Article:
Apple strengthens commitment to human rights with new policy


Apple has once again responded to critics with the publication of a human rights policy it says commits the company to “freedom of information and expression.”

Freedom of expression

“At Apple, we are optimistic about technology’s awesome potential for good,” says CEO Tim Cook. “But we know that it won’t happen on its own. Every day, we work to infuse the devices we make with the humanity that makes us.”

However, the document also points out that Apple is required to obey the law.

“In keeping with the UN Guiding Principles, where national law and international human rights standards differ, we follow the higher standard. Where they are in conflict, we respect national law while seeking to respect the principles of internationally recognized human rights.”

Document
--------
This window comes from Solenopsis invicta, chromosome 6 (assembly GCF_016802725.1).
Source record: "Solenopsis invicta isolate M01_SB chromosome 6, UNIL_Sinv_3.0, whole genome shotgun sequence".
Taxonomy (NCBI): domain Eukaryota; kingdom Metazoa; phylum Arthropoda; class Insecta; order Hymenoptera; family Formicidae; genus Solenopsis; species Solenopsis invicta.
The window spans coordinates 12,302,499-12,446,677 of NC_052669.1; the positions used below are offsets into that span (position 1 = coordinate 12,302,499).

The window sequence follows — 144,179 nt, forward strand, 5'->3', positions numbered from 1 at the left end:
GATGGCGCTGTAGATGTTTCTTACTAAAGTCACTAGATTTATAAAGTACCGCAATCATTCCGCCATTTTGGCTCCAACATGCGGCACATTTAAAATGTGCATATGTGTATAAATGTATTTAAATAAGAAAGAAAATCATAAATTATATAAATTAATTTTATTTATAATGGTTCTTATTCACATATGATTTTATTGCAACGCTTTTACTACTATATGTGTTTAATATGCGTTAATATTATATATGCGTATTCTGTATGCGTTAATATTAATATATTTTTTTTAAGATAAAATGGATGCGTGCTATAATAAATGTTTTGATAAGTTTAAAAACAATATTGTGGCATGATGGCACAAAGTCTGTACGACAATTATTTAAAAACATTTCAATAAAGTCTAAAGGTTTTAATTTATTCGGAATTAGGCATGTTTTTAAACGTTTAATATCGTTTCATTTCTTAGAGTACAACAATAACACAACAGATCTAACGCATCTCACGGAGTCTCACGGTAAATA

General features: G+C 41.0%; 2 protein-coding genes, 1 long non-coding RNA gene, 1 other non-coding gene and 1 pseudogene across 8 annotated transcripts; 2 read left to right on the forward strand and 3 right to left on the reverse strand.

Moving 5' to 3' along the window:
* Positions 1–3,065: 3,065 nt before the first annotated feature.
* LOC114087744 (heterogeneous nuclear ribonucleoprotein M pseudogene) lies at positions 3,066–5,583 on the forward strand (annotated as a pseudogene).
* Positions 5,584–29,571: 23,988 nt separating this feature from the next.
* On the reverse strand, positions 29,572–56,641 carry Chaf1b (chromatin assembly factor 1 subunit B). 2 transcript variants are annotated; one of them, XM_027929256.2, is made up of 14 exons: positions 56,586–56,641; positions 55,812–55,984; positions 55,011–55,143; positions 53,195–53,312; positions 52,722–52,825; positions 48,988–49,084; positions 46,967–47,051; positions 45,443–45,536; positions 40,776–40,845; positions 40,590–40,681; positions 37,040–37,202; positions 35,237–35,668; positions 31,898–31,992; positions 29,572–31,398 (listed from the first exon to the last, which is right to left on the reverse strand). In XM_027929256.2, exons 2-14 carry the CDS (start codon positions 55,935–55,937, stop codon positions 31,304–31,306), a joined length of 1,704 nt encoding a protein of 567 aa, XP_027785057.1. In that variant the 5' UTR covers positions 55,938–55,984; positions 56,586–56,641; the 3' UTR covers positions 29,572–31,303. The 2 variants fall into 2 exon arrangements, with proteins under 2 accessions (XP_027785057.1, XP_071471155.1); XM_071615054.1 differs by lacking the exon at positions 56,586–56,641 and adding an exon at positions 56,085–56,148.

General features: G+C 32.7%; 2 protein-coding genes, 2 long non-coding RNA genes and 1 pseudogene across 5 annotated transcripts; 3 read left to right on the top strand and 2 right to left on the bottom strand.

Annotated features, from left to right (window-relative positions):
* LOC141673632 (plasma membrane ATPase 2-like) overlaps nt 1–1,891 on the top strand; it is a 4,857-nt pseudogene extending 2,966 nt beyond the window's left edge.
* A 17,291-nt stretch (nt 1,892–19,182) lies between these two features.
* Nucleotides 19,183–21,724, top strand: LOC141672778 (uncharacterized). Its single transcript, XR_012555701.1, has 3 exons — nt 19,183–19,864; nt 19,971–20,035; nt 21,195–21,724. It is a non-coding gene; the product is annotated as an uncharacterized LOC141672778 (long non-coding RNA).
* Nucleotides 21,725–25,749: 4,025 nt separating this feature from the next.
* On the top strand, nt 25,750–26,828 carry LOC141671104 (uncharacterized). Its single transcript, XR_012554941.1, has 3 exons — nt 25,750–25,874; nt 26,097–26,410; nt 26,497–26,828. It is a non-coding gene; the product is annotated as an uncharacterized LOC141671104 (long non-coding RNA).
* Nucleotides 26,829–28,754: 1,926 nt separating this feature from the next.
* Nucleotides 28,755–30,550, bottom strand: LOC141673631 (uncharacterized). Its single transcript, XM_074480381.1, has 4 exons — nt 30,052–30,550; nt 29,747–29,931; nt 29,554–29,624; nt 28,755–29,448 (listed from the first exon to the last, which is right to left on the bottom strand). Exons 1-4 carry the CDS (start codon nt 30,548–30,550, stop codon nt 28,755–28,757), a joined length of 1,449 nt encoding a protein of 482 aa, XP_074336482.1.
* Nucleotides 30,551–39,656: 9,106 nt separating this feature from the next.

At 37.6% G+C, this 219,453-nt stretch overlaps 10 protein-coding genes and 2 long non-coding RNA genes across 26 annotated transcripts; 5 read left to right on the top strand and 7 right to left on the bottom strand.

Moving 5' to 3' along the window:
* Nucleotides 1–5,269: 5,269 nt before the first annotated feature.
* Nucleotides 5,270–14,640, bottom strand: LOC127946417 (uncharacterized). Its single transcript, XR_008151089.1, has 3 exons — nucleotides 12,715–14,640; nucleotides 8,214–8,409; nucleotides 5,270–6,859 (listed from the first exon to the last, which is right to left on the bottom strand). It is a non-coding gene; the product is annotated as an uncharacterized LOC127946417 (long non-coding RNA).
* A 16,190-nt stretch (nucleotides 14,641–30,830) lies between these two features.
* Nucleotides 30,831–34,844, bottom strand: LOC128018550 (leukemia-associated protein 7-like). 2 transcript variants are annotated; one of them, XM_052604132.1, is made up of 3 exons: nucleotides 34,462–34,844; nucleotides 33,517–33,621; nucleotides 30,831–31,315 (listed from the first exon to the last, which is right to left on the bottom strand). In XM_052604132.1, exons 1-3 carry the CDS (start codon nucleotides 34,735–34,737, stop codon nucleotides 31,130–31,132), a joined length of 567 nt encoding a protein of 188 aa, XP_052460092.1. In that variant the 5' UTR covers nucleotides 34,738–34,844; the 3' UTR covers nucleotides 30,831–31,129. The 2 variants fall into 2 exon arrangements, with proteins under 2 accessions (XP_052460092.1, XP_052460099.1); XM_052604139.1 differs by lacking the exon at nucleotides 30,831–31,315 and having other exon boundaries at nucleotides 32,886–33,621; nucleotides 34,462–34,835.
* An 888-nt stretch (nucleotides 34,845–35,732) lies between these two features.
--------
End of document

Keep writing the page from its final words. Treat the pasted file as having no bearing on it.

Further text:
The policy doesn’t mention any nation by name and points to the company’s focus on privacy protection, and agrees it should do more to protect these freedoms. The move is widely seen as a reaction to pressure Apple has faced concerning censorship in China, though China is not the only nation to limit such matters.

In a sense, Apple was driven to make the commitment: 40.6% of investors voted against Apple management during the last meeting to support a similar proposal.

Apple watchers will know this level of support is unheard of for shareholder proposals that oppose company recommendations, so it is likely this helped guide the decision. 

Rights campaigners welcome Apple’s move

Organizations that have supported the campaign for Apple to uphold human rights and freedom of expression include several groups concerned with Tibet, the Uyghur people and the SumOfUs campaigning group.

Copyright © 2020 IDG Communications, Inc.





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